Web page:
She’s always got great thoughts about organization on her blog and her podcast, and we’ve written before about Gretchen Rubin’s Power Hour idea for tackling your to-do’s, which has really inspired us. In fact, we covered it on our post about 5 small tasks to add to your tech to-do list to help get organized.
Her premise is that those things you want to do to get organized generally fall to the bottom of your list, replaced by whatever “emergency” or essential task seems more pressing.
Next thing you know, it’s been years and you still haven’t put stray photos in albums, tossed all those expired medicines, fixed your favorite necklace’s broken link, checked gift card balances, or taken that jar of change to the coin machine in the bank. Even though doing those things may give you tremendous satisfaction.
I used to be the type who rolled my eyes at bookshelves organized by color and not size or topic — but turns out I am happy every single time I look in the direction of my bedroom bookshelf, and I’m glad I spent the hour. And look: The Happiness Projec is right there!
Gretchen’s Tips: The Power Hour involves scheduling in one hour for organization a week. The trick is, you can only use that hour for non-essential tasks that don’t have deadlines.
I’ve tried this — I actually organized my bookshelf by color, and cleaned out a whole junk drawer — and it turns out that not only was I so happy when it was done, but I continue to feel happy every time I look at that bookshelf, or go to the kitchen to find a picture hook…and actually find it. It may be hard to find that hour but when you do, the results are so satisfying.
Gretchen, you’re always right, lady!
Helpful Links: About the Power Hour
The one-minute rule to keep you from drowning in clutter.
3. Marie Kondo
The Konmari method of tidying blew up in 2015, and we put it to the test and wrote about it pretty candidly — what works, what doesn’t. Her belief is that most organizers are hoarders, just helping you move things around or hide them instead of really decluttering. So she advocates living more minimally, and decluttering by only surrounding yourselves with those items that spark joy.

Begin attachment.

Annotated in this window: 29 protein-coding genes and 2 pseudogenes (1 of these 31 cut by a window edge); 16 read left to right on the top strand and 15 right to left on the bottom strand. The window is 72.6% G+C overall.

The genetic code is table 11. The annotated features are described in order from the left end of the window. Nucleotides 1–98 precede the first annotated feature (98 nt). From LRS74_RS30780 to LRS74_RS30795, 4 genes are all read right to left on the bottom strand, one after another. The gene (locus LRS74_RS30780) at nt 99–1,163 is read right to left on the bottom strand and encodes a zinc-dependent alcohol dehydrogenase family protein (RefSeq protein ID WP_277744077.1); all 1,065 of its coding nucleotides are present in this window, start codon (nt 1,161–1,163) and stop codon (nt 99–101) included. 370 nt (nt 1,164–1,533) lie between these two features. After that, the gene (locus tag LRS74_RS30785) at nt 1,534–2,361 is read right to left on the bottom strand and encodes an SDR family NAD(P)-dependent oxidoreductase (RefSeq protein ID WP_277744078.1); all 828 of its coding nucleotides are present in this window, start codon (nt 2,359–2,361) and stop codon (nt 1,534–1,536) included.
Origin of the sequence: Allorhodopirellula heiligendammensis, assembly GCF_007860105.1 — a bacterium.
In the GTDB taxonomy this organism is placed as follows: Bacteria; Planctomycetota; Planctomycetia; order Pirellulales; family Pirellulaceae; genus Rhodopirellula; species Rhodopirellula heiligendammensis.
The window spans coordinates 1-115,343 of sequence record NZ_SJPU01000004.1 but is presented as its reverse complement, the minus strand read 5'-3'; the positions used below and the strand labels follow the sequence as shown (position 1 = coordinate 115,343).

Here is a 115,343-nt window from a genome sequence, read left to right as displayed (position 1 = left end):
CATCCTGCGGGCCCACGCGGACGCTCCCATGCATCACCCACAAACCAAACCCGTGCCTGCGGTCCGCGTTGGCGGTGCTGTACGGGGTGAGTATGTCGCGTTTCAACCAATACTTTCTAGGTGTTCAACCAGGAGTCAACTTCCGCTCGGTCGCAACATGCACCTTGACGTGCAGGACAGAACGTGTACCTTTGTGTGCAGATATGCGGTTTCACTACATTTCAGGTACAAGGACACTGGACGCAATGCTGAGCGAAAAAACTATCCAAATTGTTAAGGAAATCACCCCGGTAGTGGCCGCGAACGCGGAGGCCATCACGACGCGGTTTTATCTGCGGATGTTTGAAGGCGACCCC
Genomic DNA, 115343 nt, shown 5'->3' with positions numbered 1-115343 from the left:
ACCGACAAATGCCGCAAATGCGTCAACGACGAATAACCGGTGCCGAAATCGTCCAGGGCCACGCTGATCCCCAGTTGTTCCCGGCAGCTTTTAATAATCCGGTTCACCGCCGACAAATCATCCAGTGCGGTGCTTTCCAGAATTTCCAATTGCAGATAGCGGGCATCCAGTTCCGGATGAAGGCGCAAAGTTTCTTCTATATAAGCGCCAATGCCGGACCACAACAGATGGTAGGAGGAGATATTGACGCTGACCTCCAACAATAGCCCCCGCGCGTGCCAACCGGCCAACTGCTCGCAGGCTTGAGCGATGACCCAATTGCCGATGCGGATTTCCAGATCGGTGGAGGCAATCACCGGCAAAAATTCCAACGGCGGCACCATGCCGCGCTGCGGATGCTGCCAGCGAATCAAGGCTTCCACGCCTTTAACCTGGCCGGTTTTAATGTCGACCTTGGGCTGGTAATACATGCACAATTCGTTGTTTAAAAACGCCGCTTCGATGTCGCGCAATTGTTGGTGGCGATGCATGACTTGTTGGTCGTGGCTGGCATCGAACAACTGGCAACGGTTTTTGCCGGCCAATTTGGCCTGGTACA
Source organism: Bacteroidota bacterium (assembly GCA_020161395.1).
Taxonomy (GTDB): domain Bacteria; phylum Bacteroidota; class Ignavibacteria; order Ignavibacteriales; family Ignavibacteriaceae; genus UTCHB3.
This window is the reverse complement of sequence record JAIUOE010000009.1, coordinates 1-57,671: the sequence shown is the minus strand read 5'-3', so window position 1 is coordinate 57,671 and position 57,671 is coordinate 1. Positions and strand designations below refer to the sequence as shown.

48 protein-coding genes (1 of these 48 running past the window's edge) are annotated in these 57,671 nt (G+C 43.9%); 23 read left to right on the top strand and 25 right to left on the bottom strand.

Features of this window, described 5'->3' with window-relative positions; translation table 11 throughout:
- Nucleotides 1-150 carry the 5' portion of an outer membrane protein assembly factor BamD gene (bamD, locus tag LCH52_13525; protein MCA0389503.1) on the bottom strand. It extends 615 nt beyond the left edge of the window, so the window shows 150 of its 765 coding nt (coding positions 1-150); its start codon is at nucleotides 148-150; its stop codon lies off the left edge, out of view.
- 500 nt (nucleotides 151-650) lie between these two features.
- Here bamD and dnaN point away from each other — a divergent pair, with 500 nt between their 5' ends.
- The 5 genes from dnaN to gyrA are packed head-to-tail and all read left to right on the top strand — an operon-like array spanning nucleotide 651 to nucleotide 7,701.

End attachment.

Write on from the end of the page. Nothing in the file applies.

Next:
There’s a lot more to her theories, and it’s worth reading the book to dig deeper, but this is pretty much its essence.
Marie’s tips: Take all your items by category (clothes, books, toys) and not by room. Put them all on your bed or on the floor together. Then hold them up one by one and simply ask yourself, “does this spark joy?” If not, thank it for its service and let it go. Also, be sure there’s only one place for every item in your home (pencils, scissors, makeup) — though we do take issue with how realistic this is, especially for parents.
It may sound a little new-agey but this is the very first decluttering or organization method that really worked for me in a big, big way! I share all the details on the podcast (aw, poor Max Mara Dress from 1999).
Kristen brings up the fact that sometimes it’s hard to get rid of so many things at once, especially because it makes you feel that it’s wasteful. This is where you can combine her method with Peter Walsh’s tip about letting go of the guilt of having bought something at one time that you didn’t really need; and recognize that keeping an item around for reasons of guilt is in direct contrast with keeping it around for reasons of joy.
Guilt does not spark joy! And neither does a dress you haven’t fit into in 15 years. Sniff.
Her new book just out, Spark Joy: An Illustrated Master Class on the Art of Organizing and Tidying Up
4. Andrew Mellen